One of the reasons why people don’t achieve their goals in having difficult conversations is because we tend to focus on the other person and what the other person has done wrong and our own needs. We forget that in difficult conversations, that the other person also needs to feel listened to and validated.
When we are anxious about having a difficult conversation, we often try to rush the conversation, or we avoid the conversation and try and sweep it under the carpet. Alternatively, we just go in guns blazing with an urgency and a need to fix it.
We tend to have this unhelpful belief that our emotions and the other parties emotions are not necessary. We dismiss the other person’s feelings and focus on the problem. However, we all know that when dealing with an awkward or difficult conversation, it’s important to acknowledge the other persons perspective, and what their needs are. This is basic negotiation science.
Daniel Goleman describes three types of empathy. For us to successfully have a difficult conversation and do it well, we need to focus on all three.
- Cognitive Empathy – See their point of view
- Emotional Empathy – Feel what they feel
- Compassionate Empathy – Be ready to take action and help
There are some common “Empathy Traps” that leaders face when having a difficult conversation.
- We think that we are empathic and we are not. We have this false belief that we feel empathy, but we are not demonstrating that empathy to the other party.
- Empathy takes time and effort. And we just want to dive in and solve the problem and have the difficult conversation.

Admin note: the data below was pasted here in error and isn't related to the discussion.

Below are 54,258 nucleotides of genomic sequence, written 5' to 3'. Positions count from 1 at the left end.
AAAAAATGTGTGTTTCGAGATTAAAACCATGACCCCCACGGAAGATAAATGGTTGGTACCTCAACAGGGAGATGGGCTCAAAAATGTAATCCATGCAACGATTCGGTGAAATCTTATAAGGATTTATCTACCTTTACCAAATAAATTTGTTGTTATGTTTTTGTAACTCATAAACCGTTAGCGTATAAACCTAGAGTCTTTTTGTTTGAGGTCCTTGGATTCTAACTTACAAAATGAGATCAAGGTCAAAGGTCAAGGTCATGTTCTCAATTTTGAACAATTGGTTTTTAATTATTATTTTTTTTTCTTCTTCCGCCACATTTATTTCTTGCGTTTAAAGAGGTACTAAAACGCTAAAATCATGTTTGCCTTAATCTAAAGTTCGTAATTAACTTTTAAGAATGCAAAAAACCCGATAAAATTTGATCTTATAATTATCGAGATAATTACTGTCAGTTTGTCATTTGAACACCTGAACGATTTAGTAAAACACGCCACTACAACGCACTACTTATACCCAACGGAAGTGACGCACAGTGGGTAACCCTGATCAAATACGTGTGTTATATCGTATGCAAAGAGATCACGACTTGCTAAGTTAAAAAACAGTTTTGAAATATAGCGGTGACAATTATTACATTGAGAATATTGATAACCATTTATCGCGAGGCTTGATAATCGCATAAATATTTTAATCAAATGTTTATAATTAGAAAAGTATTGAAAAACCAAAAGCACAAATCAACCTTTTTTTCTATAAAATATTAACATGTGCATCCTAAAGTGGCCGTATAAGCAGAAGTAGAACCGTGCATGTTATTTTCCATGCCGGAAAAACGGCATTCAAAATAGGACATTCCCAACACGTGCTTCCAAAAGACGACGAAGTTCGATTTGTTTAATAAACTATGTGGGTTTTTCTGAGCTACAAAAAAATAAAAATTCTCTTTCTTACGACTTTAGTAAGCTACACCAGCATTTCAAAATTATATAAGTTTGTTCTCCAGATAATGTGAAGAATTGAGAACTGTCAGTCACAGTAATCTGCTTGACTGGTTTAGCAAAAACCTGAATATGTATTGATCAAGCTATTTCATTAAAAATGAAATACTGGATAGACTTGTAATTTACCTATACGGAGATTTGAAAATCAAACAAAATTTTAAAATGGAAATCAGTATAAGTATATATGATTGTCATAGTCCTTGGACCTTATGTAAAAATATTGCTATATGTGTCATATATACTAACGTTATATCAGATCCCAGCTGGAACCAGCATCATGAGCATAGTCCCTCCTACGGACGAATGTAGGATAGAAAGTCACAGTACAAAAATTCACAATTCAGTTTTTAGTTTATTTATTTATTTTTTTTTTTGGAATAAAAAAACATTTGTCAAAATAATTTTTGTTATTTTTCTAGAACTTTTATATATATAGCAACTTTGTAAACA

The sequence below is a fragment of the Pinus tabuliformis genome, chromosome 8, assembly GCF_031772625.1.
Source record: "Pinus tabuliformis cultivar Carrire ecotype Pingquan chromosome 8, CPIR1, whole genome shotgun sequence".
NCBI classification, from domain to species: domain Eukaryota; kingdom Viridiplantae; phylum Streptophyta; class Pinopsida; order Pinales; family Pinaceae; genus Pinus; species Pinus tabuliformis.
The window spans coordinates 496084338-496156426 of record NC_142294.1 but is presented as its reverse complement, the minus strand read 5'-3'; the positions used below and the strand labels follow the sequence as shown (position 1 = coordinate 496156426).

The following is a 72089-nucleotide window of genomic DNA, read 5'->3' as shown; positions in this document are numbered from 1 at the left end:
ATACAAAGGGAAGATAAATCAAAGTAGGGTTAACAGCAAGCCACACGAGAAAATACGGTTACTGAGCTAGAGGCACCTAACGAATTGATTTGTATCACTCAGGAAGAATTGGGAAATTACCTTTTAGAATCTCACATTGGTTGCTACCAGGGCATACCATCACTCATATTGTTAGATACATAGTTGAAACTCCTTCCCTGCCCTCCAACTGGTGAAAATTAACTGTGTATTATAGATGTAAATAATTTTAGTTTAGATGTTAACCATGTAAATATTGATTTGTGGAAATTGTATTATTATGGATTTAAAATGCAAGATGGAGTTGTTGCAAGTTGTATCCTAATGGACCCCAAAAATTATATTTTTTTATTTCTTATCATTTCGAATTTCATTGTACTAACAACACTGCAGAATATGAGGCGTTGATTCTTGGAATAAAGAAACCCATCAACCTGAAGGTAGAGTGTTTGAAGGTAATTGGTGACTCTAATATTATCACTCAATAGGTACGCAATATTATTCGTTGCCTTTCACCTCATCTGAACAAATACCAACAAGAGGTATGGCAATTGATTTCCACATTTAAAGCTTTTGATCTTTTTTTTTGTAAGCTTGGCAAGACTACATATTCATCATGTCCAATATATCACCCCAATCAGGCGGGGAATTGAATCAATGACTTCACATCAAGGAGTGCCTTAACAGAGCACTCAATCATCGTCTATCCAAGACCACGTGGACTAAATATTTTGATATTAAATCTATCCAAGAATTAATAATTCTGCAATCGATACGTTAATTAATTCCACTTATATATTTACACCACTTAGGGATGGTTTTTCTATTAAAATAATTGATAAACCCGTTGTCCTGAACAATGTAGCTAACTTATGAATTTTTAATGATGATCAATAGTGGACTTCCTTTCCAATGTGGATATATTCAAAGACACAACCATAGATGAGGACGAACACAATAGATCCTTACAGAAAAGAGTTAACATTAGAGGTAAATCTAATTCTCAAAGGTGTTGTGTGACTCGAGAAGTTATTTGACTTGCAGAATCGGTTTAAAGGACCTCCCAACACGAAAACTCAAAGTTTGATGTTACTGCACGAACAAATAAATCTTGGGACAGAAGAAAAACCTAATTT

- We need to slow down and truly listen to the other person. This requires us to be present and to silence our internal chatter.
- We need to be open and willing to understand what the other person is going through.
- We need to focus and take the time to understand what the other persons fears and concerns are. In the Harvard University “Difficult Conversations Program” the first goal is to reduce the other persons fear about having a difficult conversation.
- We need to reflect on how we can demonstrate empathy when approaching the conversation.
We can start by asking ourselves.
- “How would I feel if I was in this situation?”
- “What would I need from my leader, the team and the business at this time?”
- “What actions do I have to implement to show empathy?”
It is important to remember that every interaction you share with another person is a chance to see things from a different perspective and a chance to show empathy. The following strategies will assist you in demonstrating empathy when approaching a difficult conversation.
- Invest the time and energy in preparing for the difficult conversation.
- Avoid getting stuck in a fixed mindset of, “I am right you are wrong”.
- Take the time set up the room so as reduce any physical barriers.
- Give the person as much choice as possible. For example, give them options of times to meet.
- Protect the persons privacy by taking the meeting away from the site or to a time when other people are less likely to interrupt.
- Be aware of your nonverbal communication.
- Focus on how “we can work together”, to resolve this together.
- Move away from the urge to blame or shame the other person.
- Describe how their behaviour is impacting on yourself and the business.
- Be honest with the other person and clarify expectations early.
Finally, the next time you struggle to see something from another person’s point of view, try to remember: You do not have the whole picture. At any given time, a person is dealing with numerous factors of which you may be unaware. Empathy is the key to understanding another person’s point of view.